Everyone responds differently

Review the discussion from Week 2. Write a paper of no more than 250-300 words that incorporates ideas from the discussion. The paper should do the…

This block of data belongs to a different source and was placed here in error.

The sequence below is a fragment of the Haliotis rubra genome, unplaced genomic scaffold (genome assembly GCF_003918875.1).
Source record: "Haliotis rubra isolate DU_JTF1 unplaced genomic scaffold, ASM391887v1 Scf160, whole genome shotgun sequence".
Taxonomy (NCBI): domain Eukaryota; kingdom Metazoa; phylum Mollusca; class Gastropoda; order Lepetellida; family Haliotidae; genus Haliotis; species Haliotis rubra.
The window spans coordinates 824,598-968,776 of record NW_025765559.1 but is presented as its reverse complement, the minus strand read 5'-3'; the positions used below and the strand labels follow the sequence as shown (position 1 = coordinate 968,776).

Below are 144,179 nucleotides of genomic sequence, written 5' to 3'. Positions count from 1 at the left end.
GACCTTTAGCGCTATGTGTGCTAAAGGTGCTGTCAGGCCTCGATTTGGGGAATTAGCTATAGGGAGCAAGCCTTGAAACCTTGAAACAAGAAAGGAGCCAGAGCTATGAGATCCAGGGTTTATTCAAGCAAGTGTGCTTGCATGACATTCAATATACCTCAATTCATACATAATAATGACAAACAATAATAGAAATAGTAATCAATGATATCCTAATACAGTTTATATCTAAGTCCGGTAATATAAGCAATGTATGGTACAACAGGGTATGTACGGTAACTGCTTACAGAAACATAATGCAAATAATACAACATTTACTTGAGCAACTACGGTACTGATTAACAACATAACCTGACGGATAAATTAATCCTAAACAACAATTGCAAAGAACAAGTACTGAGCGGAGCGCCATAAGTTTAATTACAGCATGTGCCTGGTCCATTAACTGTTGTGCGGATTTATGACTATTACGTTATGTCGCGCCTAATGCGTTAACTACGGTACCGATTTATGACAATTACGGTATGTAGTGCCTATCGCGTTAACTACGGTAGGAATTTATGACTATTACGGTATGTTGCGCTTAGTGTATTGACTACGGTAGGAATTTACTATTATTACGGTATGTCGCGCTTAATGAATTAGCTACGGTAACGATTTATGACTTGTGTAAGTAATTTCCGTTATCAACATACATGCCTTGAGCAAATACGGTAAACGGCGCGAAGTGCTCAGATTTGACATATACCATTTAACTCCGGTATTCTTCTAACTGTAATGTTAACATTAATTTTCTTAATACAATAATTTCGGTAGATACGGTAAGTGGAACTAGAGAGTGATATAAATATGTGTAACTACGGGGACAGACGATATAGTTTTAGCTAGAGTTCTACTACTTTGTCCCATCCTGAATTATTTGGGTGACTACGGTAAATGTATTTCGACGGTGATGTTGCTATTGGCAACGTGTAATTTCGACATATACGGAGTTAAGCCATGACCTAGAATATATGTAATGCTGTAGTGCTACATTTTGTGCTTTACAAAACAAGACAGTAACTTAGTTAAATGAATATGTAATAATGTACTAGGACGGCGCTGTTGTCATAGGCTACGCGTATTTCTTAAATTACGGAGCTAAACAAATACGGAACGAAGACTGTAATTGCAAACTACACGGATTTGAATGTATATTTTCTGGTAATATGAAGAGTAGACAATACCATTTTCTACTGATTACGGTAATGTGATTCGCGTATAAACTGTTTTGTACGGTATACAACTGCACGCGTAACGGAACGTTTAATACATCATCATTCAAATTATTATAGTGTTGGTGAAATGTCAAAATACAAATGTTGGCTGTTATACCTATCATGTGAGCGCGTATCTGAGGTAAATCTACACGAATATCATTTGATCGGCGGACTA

Review the discussion from Week 2.Write a paper of no more than 250-300 words that incorporates ideas from the discussion. The paper should do the following:Summarize the issue.WEEK 2 DiscussionArticle 1The possible solutions that the company was working on were as follows:The company was working closely with the Department of Labor & Industry’s Rapid Response team to help employees who lose their jobs.”On Site” fair would be organized where employers with plans to hire would attend.Outplacement sessions would be held providing information on unemployment, health insurance, continuing education, retraining and other services available to affected employeesWorkshops would be held to help employees develop skills to navigate a job search.Displaced employees would be given extension of benefits like medical, dental and vision insurance.Employees would receive an allowance of $6,000 a year for training purpose in approved classes.Article 2The possible solutions and safeguards provided in the article are:Companies need to be careful and follow the law when it comes to laying off staff and proper care should be taken to calculate the severance package.Alternatives to job cuts have been advised such as transferring staff to other departments and using fewer contract workers.The staff should be made aware as to why the company is compelled to take the drastic step and also provide a fair amount of pay in lieu of notice.Trimming the workforce should not be done just to please the shareholders because there is only 50-50 chance that downsizing will bring benefits as anticipated.HR managers should be trained in advance on what to say to the person whose job is being cut and the process should be completed giving due respect to the laid of employee.Article 1It is a problem because due to this action of the management 100 salaried positions and 950 union jobs at its Erie Plant would be eliminated. The problem of emotional stakes also cannot be ignored. Moreover layoff is a task that may most likely land a company into legal trouble. Therefore decisions must be taken very carefully to avoid litigations. Layoff involves more than one worker and in this particular case since more than a thousand people will loose their jobs; the headache of the management can be easily apprehended.Article 2Experts feel that though most managers are trained to handle a corporate crisis, but when it comes to the dreadful task of terminating employees they usually tend to create a mess out of it. The main problem is that the managers who announce this unpleasant news are themselves not aware of the emotional impacts it will have on the employees being terminated. The problem doers not end in termination since the existing employees who continue with the organization suffers from a sense of insecurity when they witness their fellow employees leaving forever with their belongings and tears in their eyes. To add to the woes there may also be impact on operations internally and also raise apprehension as to how the clients and contractors will view the decision.Article 1The problem presented in this article is that of layoff, and the probable solutions thereof. In a challenging marketplace where cost reduction is a primary requisite to stay afloat has been discussed .It was a very tough action since it would affect not only the laid off employees but also their families and the community at large. Letting workers go is one of the toughest decision that managers face. The management is aware of the problem and is worried because of the action which would not only affect the laid off employees.Article 2This article speaks of the emotional aspects of termination of employment and the way the management should go ahead with the unpleasant action. Handling the move is a difficult task by itself and managers become shaky to announce the decision of termination. Managers sometimes forget that it is an act which is humiliating and at the same time psychologically destructive. Some managers talks too much while others say too little and land up being uncaring. An act of termination can go horribly wrong if the management don’t prepare properly. Often employers don’t foresee the negative impact the event can have on employee morale which may directly impact the productivity.Original Articles from sourceNov. 03–The first of the layoff notices should be distributed Monday morning as third-shift employees clock out for the night at GE Transportation.It’s a move that’s been months in coming. The clock began ticking April 9 when the company announced plans to eliminate 100 salaried positions and 950 union jobs at its Erie plant.Now, after unsuccessful lobbying and failed negotiations aimed at saving jobs, the company’s plan for its first round of layoff’s is moving forward.GE Transportation, which said the cutbacks were prompted by a slowdown in orders and productivity concerns, announced Sept. 3 that the first round of layoffs would affect about 500 employees.The pink slips to be distributed Monday will give employees one-week notice of their layoff, said Scott Duke, president of Local 506 of the United Electrical, Radio and Machine Workers of America.However, the initial layoff total might be slightly lower.Jennifer Erickson, spokeswoman for GE Transportation, said about 50 employees are expected to retire instead of taking a layoff.For some, those decisions have been difficult to make, Duke said.”It keeps changing,” he said. “They are saying yes (to retirement) and they are backing out. It’s a major decision for some people.”While each retirement had the potential to spare one layoff, Duke said he didn’t try to influence anyone’s decision.”That’s not my role,” he said.In a statement from Erickson, the company acknowledged the significance of the job cuts.”We are taking this difficult step to meet an increasingly challenging marketplace that requires us to reduce costs and improve flexibility to maintain our competitiveness,” she said. “We understand how hard this action is for everyone affected, including families and the broader community.”She said the company is working closely with the state Department of Labor & Industry’s Rapid Response team to help employees who lose their jobs.Here’s a look at what the company is doing for displaced employees and the benefits they are entitled to under the union contract:- Rapid Response will be at GE Transportation on Tuesday to conduct an on-site job fair for displaced employees and those with lower years of service. Representatives of local colleges and trade schools are expected to attend as well as between 20 and 25 employers with plans to hire.- Outplacement sessions will be held twice daily on Nov. 5, 12 and 19 in the auditorium of the Customer Innovation Center. Information will be provided on unemployment, health insurance, continuing education, retraining and other services available to affected employees.- Instructional workshops will be held twice daily in the same building on Nov. 7, 14 and 21 to help employees develop skills to navigate a job search.- The UE contract provides for income extension equal to one week of pay for every year of service, with a minimum of four weeks pay. Displaced employees also will receive a 12-month extension of their benefits, including medical, dental and vision insurance.- Employees also are eligible for a training allowance that provides up to $6,000 a year for approved classes.Finally, Duke said the union plans to apply for Trade Adjustment Assistance or TAA, which provides wide-reaching benefits to employees who lose their jobs due to foreign competition.The union applied three times for TAA benefits before they were granted after a mass layoff in 2009.”I feel good about it,” Duke said. “I don’t think the company is going to fight us.”JIM MARTIN can be reached at 870-1668 or by e-mail.Credit: Erie Times-News, Pa.Most managers are trained to handle a corporate crisis, but when it comes to the dreaded task of terminating employees, not enough do it well, experts say.When breaking the news, some managers talk too much – including how difficult the decision has been for them. Others say too little, and come off as uncaring. The company itself may handle the move badly, depending on how aggressively they force the exits.”Every HR [human resources] person or manager should be let go in their lifetime so they know what it feels like,” says Colleen Coates, national practice leader at People First HR Services in Winnipeg. “You think you know how you’ll respond, but you don’t.”If the employee starts to cry, how will they handle it? Or, if they get angry?” adds Ms. Coates, who has been on both ends of a job termination conversation in her career.”It can go horribly wrong if they don’t prepare properly.”Whether it’s a termination, where the employee’s job is eliminated, or a layoff, where the employee loses the job for a certain period of time, a company’s handling of it can have consequences long after the former staffers have left the building with their personal belongings in a cardboard box. That includes an impact on operations internally, and how clients and contractors view it externally.Employers should approach any job losses with caution and always be respectful, says Mark Swartz, a career columnist at job-search website Monster.ca. He says too often employers don’t recognize the negative impact the event can have on employee morale, which in turn can hurt productivity.”It’s traumatic to the remaining staff – the survivors – and can create fear and resentment,” Mr. Swartz adds. “People in fear don’t want to take the kind of healthy risks an employer needs to rise above its average.”To help manage the disruption, Mr. Swartz says companies need to be compassionate and transparent about why the job losses occurred. “If you handle it in a benevolent way you boost your image as an employer … staff feel motivated and they don’t live in fear,” he says.Companies should also consider whether job losses are even necessary, says Dr. Henry Hornstein, a business professor who specializes in organizational change management at Sudbury, Ont.-based Algoma University.He explains that some companies cut their work force to show shareholders they are trimming costs, but in the end the result isn’t always money saved. “There’s really only a 50-50 chance that downsizing will result in benefits that management anticipates,” Mr. Hornstein says.”Too often organizations default to downsizing and don’t even consider any of the alternatives. It’s as if they aren’t considering what the potential negative consequences can be.”Alternatives to job cuts include transferring staff to other departments, using fewer contract workers, or cutting wages.If layoffs are the only option, Mr. Hornstein says they must be handled respectfully. “It’s a humiliating, psychologically destructive process. If organizations have to downsize there are more humane, productive ways than to turf people as though they are commodities, which they are not,” he explains.Companies also need to make sure they are following the law when it comes to laying off staff, including paying out severance as required by each province based on an employee’s years of service.Under the Canada Labour Code, which covers federal employees, an employer has to provide at least two weeks’ notice in writing or two weeks wages to terminated employees after three consecutive months of employment, according to Human Resources and Skills Development Canada. Workers with at least 12 consecutive months of continuous employment also qualify for severance pay. .The rules vary by province for the rest of the work force, including whether or not the employee belongs to a union.Maxwell Brunette, a partner and employment lawyer at Blake Cassels & Graydon LLP in Calgary, says employers need to stick to the rules around termination and ensure the reasons are clear. “Make sure you are providing a fair amount of notice or pay in lieu of notice, and that you have objective business reasons as to why you are letting people go,” Mr. Brunette says.Employers should also give employees time to consider what’s being offered in a severance package.Ms. Coates of People First HR Services says managers should also receive training in advance on what to do and say to the person whose job is being cut.”Everyone responds differently,” Ms. Coates says. “The goal is doing it as respectfully as possible and getting that employee transitioned out of the workplace.”Credit: SPECIAL TO THE GLOBE AND MAIL